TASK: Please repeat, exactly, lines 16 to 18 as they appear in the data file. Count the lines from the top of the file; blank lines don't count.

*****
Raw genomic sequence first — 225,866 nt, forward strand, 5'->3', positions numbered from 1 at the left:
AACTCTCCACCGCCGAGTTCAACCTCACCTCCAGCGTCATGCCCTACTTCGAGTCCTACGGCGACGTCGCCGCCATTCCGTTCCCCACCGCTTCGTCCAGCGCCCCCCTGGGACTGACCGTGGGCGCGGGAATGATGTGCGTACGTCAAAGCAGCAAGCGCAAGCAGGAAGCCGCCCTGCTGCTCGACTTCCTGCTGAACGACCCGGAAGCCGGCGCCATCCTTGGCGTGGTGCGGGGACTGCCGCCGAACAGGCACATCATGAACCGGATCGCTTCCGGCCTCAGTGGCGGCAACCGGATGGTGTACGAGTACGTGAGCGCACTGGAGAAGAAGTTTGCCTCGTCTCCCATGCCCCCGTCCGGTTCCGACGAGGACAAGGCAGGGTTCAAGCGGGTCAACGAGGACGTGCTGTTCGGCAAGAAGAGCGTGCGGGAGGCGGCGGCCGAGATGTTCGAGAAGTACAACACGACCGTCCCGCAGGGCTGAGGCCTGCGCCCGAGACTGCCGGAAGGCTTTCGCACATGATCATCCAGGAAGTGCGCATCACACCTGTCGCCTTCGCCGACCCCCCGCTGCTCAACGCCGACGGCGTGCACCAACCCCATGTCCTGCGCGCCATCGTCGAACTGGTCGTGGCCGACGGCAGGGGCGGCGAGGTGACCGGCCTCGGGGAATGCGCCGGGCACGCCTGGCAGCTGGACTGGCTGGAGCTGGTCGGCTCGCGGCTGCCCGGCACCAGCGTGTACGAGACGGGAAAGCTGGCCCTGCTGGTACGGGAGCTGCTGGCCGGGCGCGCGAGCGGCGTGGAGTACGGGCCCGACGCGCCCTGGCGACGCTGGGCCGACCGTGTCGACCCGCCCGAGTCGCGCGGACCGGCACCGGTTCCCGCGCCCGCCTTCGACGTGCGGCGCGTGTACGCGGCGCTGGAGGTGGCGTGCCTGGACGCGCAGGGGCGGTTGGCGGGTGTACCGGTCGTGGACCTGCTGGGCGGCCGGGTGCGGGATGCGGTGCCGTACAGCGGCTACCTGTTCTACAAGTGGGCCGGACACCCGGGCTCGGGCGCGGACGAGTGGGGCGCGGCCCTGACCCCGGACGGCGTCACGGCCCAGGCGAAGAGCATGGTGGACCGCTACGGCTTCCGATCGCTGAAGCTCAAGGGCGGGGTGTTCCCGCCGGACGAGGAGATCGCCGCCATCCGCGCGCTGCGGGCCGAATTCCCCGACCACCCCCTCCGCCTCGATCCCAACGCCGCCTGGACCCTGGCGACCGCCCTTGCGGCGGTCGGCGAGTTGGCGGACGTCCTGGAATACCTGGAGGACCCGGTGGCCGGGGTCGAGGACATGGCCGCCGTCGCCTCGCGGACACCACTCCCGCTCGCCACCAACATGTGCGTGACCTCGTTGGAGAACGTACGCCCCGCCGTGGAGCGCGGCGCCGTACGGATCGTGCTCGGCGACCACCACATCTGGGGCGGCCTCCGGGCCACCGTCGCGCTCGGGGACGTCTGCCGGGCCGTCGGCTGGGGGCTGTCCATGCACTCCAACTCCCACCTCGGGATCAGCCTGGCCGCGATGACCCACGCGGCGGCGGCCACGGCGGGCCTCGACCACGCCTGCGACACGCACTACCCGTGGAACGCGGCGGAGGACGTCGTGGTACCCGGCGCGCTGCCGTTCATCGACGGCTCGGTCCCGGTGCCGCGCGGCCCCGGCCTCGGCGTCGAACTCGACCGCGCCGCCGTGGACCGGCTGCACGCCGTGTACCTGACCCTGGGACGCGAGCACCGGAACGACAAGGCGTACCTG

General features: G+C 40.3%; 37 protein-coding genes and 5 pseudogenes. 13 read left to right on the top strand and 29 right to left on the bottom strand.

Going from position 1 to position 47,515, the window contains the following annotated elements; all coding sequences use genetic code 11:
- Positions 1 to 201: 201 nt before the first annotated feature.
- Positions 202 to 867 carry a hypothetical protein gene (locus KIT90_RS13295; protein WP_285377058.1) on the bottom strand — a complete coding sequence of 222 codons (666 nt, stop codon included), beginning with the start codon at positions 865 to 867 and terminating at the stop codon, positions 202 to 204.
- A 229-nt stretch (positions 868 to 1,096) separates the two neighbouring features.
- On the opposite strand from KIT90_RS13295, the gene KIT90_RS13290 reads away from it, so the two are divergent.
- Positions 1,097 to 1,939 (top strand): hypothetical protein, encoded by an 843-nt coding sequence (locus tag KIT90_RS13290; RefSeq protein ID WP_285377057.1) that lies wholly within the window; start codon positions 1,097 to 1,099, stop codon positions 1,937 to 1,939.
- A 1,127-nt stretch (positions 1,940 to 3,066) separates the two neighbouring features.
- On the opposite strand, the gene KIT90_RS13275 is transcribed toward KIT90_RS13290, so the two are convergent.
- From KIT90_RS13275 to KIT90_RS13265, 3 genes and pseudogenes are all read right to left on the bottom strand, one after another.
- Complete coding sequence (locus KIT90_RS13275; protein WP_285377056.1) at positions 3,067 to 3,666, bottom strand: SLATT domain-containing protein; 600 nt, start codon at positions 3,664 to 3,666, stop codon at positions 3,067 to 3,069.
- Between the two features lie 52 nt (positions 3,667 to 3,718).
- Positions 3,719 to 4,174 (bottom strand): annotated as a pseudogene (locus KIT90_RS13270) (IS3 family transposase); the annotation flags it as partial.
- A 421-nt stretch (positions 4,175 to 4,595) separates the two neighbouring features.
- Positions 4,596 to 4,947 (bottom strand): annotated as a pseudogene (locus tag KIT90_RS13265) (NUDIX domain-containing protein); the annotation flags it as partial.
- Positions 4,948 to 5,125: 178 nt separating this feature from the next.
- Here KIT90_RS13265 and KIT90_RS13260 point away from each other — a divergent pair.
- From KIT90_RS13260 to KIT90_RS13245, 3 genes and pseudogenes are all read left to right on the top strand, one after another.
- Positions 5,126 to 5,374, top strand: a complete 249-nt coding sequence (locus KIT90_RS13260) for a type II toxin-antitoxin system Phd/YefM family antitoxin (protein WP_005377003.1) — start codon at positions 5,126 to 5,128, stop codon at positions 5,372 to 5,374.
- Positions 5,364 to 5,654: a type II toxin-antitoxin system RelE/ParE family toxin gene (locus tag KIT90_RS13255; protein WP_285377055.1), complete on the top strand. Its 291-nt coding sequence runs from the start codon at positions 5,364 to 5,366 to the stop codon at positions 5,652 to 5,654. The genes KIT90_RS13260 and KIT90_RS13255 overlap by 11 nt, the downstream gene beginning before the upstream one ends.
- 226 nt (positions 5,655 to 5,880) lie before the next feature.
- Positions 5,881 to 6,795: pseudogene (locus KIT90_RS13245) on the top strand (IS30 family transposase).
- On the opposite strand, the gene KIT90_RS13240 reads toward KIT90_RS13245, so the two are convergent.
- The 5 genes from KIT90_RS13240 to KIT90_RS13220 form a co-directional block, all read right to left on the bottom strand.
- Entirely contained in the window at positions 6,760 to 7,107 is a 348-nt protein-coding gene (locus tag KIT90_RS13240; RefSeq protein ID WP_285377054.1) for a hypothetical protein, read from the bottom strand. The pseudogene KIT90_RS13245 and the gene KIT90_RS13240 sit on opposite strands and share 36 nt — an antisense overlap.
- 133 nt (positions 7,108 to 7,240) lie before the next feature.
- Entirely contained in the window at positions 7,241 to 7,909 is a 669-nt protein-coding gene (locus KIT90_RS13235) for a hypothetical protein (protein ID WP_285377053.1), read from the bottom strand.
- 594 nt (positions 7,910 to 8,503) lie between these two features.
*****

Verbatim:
- A 421-nt stretch (positions 4,175 to 4,595) separates the two neighbouring features.
- Positions 4,596 to 4,947 (bottom strand): annotated as a pseudogene (locus tag KIT90_RS13265) (NUDIX domain-containing protein); the annotation flags it as partial.
- Positions 4,948 to 5,125: 178 nt separating this feature from the next.